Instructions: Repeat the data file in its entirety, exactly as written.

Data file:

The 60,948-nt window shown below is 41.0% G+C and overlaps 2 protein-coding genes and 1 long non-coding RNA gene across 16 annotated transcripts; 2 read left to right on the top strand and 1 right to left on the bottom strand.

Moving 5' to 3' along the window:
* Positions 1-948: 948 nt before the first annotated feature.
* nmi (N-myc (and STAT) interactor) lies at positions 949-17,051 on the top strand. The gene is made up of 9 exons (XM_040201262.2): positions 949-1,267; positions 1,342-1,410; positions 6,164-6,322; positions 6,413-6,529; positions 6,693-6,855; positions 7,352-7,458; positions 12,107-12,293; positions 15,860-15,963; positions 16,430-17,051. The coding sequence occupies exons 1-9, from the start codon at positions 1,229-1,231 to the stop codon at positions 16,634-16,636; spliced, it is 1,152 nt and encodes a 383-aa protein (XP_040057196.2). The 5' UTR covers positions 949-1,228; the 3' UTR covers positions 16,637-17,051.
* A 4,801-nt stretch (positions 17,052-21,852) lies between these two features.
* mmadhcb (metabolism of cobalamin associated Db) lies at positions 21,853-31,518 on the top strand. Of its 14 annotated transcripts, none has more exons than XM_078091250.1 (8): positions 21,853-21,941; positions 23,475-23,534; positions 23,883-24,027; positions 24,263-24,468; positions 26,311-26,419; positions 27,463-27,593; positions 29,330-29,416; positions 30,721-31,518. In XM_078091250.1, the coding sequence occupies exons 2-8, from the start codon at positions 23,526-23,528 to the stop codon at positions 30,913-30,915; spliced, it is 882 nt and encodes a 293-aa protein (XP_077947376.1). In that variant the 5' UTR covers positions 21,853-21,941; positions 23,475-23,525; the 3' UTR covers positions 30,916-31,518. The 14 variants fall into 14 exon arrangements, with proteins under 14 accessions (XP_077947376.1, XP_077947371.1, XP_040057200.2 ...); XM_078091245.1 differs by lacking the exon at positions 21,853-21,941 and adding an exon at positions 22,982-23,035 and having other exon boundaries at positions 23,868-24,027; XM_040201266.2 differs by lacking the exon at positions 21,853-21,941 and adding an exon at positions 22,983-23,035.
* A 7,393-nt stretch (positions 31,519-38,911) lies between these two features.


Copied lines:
The 60,948-nt window shown below is 41.0% G+C and overlaps 2 protein-coding genes and 1 long non-coding RNA gene across 16 annotated transcripts; 2 read left to right on the top strand and 1 right to left on the bottom strand.

Moving 5' to 3' along the window:
* Positions 1-948: 948 nt before the first annotated feature.
* nmi (N-myc (and STAT) interactor) lies at positions 949-17,051 on the top strand. The gene is made up of 9 exons (XM_040201262.2): positions 949-1,267; positions 1,342-1,410; positions 6,164-6,322; positions 6,413-6,529; positions 6,693-6,855; positions 7,352-7,458; positions 12,107-12,293; positions 15,860-15,963; positions 16,430-17,051. The coding sequence occupies exons 1-9, from the start codon at positions 1,229-1,231 to the stop codon at positions 16,634-16,636; spliced, it is 1,152 nt and encodes a 383-aa protein (XP_040057196.2). The 5' UTR covers positions 949-1,228; the 3' UTR covers positions 16,637-17,051.
* A 4,801-nt stretch (positions 17,052-21,852) lies between these two features.
* mmadhcb (metabolism of cobalamin associated Db) lies at positions 21,853-31,518 on the top strand. Of its 14 annotated transcripts, none has more exons than XM_078091250.1 (8): positions 21,853-21,941; positions 23,475-23,534; positions 23,883-24,027; positions 24,263-24,468; positions 26,311-26,419; positions 27,463-27,593; positions 29,330-29,416; positions 30,721-31,518. In XM_078091250.1, the coding sequence occupies exons 2-8, from the start codon at positions 23,526-23,528 to the stop codon at positions 30,913-30,915; spliced, it is 882 nt and encodes a 293-aa protein (XP_077947376.1). In that variant the 5' UTR covers positions 21,853-21,941; positions 23,475-23,525; the 3' UTR covers positions 30,916-31,518. The 14 variants fall into 14 exon arrangements, with proteins under 14 accessions (XP_077947376.1, XP_077947371.1, XP_040057200.2 ...); XM_078091245.1 differs by lacking the exon at positions 21,853-21,941 and adding an exon at positions 22,982-23,035 and having other exon boundaries at positions 23,868-24,027; XM_040201266.2 differs by lacking the exon at positions 21,853-21,941 and adding an exon at positions 22,983-23,035.
* A 7,393-nt stretch (positions 31,519-38,911) lies between these two features.